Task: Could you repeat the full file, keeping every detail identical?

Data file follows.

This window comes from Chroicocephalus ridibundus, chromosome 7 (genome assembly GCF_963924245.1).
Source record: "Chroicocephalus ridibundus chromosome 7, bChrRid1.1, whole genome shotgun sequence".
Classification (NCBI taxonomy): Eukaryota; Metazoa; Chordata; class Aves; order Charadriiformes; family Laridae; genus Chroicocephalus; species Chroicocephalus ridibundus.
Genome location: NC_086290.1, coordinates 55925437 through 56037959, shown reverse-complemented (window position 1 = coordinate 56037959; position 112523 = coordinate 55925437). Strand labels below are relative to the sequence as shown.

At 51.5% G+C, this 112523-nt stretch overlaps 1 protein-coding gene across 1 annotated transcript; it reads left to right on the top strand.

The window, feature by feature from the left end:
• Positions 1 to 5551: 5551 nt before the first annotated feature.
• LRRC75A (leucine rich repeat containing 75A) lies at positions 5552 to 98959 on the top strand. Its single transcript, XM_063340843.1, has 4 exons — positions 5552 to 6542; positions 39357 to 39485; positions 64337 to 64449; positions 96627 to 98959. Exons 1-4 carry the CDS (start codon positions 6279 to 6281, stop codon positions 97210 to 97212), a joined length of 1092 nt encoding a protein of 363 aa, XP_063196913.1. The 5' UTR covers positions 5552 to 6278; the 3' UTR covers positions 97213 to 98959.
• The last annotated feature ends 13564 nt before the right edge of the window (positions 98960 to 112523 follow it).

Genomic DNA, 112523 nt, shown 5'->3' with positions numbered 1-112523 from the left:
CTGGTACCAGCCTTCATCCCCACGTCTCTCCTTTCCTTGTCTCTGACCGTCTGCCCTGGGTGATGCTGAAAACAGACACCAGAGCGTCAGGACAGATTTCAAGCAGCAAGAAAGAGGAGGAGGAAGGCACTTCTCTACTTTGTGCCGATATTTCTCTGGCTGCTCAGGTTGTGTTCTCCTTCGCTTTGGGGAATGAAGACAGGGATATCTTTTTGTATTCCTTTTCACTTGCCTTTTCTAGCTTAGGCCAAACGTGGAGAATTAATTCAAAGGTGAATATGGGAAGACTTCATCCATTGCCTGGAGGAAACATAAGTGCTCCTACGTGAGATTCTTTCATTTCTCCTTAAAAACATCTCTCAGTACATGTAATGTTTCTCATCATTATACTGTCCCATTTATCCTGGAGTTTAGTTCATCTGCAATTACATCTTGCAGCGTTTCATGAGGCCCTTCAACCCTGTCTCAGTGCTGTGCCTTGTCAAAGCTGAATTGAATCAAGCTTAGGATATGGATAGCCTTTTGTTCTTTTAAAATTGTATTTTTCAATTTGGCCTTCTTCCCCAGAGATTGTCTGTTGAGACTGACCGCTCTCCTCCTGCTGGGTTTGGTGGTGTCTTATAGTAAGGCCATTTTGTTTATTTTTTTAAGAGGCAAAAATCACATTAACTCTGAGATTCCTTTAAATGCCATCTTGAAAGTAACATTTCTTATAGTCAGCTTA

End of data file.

This window comes from Chroicocephalus ridibundus, chromosome 7 (genome assembly GCF_963924245.1).
Source record: "Chroicocephalus ridibundus chromosome 7, bChrRid1.1, whole genome shotgun sequence".
Classification (NCBI taxonomy): Eukaryota; Metazoa; Chordata; class Aves; order Charadriiformes; family Laridae; genus Chroicocephalus; species Chroicocephalus ridibundus.
Genome location: NC_086290.1, coordinates 55925437 through 56037959, shown reverse-complemented (window position 1 = coordinate 56037959; position 112523 = coordinate 55925437). Strand labels below are relative to the sequence as shown.

At 51.5% G+C, this 112523-nt stretch overlaps 1 protein-coding gene across 1 annotated transcript; it reads left to right on the top strand.

The window, feature by feature from the left end:
• Positions 1 to 5551: 5551 nt before the first annotated feature.
• LRRC75A (leucine rich repeat containing 75A) lies at positions 5552 to 98959 on the top strand. Its single transcript, XM_063340843.1, has 4 exons — positions 5552 to 6542; positions 39357 to 39485; positions 64337 to 64449; positions 96627 to 98959. Exons 1-4 carry the CDS (start codon positions 6279 to 6281, stop codon positions 97210 to 97212), a joined length of 1092 nt encoding a protein of 363 aa, XP_063196913.1. The 5' UTR covers positions 5552 to 6278; the 3' UTR covers positions 97213 to 98959.
• The last annotated feature ends 13564 nt before the right edge of the window (positions 98960 to 112523 follow it).

Genomic DNA, 112523 nt, shown 5'->3' with positions numbered 1-112523 from the left:
CTGGTACCAGCCTTCATCCCCACGTCTCTCCTTTCCTTGTCTCTGACCGTCTGCCCTGGGTGATGCTGAAAACAGACACCAGAGCGTCAGGACAGATTTCAAGCAGCAAGAAAGAGGAGGAGGAAGGCACTTCTCTACTTTGTGCCGATATTTCTCTGGCTGCTCAGGTTGTGTTCTCCTTCGCTTTGGGGAATGAAGACAGGGATATCTTTTTGTATTCCTTTTCACTTGCCTTTTCTAGCTTAGGCCAAACGTGGAGAATTAATTCAAAGGTGAATATGGGAAGACTTCATCCATTGCCTGGAGGAAACATAAGTGCTCCTACGTGAGATTCTTTCATTTCTCCTTAAAAACATCTCTCAGTACATGTAATGTTTCTCATCATTATACTGTCCCATTTATCCTGGAGTTTAGTTCATCTGCAATTACATCTTGCAGCGTTTCATGAGGCCCTTCAACCCTGTCTCAGTGCTGTGCCTTGTCAAAGCTGAATTGAATCAAGCTTAGGATATGGATAGCCTTTTGTTCTTTTAAAATTGTATTTTTCAATTTGGCCTTCTTCCCCAGAGATTGTCTGTTGAGACTGACCGCTCTCCTCCTGCTGGGTTTGGTGGTGTCTTATAGTAAGGCCATTTTGTTTATTTTTTTAAGAGGCAAAAATCACATTAACTCTGAGATTCCTTTAAATGCCATCTTGAAAGTAACATTTCTTATAGTCAGCTTA